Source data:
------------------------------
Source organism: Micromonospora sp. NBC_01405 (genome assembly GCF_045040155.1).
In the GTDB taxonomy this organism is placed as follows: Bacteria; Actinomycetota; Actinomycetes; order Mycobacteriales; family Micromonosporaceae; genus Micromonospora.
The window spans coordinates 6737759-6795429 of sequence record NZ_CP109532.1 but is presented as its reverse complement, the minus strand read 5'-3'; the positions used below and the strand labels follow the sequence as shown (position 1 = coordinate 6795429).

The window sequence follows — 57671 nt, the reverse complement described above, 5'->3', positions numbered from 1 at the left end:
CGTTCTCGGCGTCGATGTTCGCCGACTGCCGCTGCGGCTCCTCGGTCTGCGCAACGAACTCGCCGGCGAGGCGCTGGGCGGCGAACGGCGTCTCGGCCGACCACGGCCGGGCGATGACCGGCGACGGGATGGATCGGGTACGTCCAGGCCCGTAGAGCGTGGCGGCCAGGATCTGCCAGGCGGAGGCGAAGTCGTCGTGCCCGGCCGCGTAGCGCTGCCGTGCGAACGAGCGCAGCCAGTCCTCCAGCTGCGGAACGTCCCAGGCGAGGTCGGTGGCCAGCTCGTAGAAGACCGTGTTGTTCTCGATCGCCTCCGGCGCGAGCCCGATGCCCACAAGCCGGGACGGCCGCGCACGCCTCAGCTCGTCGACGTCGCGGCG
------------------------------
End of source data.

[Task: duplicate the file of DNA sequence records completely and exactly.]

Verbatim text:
Source organism: Micromonospora sp. NBC_01405 (genome assembly GCF_045040155.1).
In the GTDB taxonomy this organism is placed as follows: Bacteria; Actinomycetota; Actinomycetes; order Mycobacteriales; family Micromonosporaceae; genus Micromonospora.
The window spans coordinates 6737759-6795429 of sequence record NZ_CP109532.1 but is presented as its reverse complement, the minus strand read 5'-3'; the positions used below and the strand labels follow the sequence as shown (position 1 = coordinate 6795429).

The window sequence follows — 57671 nt, the reverse complement described above, 5'->3', positions numbered from 1 at the left end:
CGTTCTCGGCGTCGATGTTCGCCGACTGCCGCTGCGGCTCCTCGGTCTGCGCAACGAACTCGCCGGCGAGGCGCTGGGCGGCGAACGGCGTCTCGGCCGACCACGGCCGGGCGATGACCGGCGACGGGATGGATCGGGTACGTCCAGGCCCGTAGAGCGTGGCGGCCAGGATCTGCCAGGCGGAGGCGAAGTCGTCGTGCCCGGCCGCGTAGCGCTGCCGTGCGAACGAGCGCAGCCAGTCCTCCAGCTGCGGAACGTCCCAGGCGAGGTCGGTGGCCAGCTCGTAGAAGACCGTGTTGTTCTCGATCGCCTCCGGCGCGAGCCCGATGCCCACAAGCCGGGACGGCCGCGCACGCCTCAGCTCGTCGACGTCGCGGCG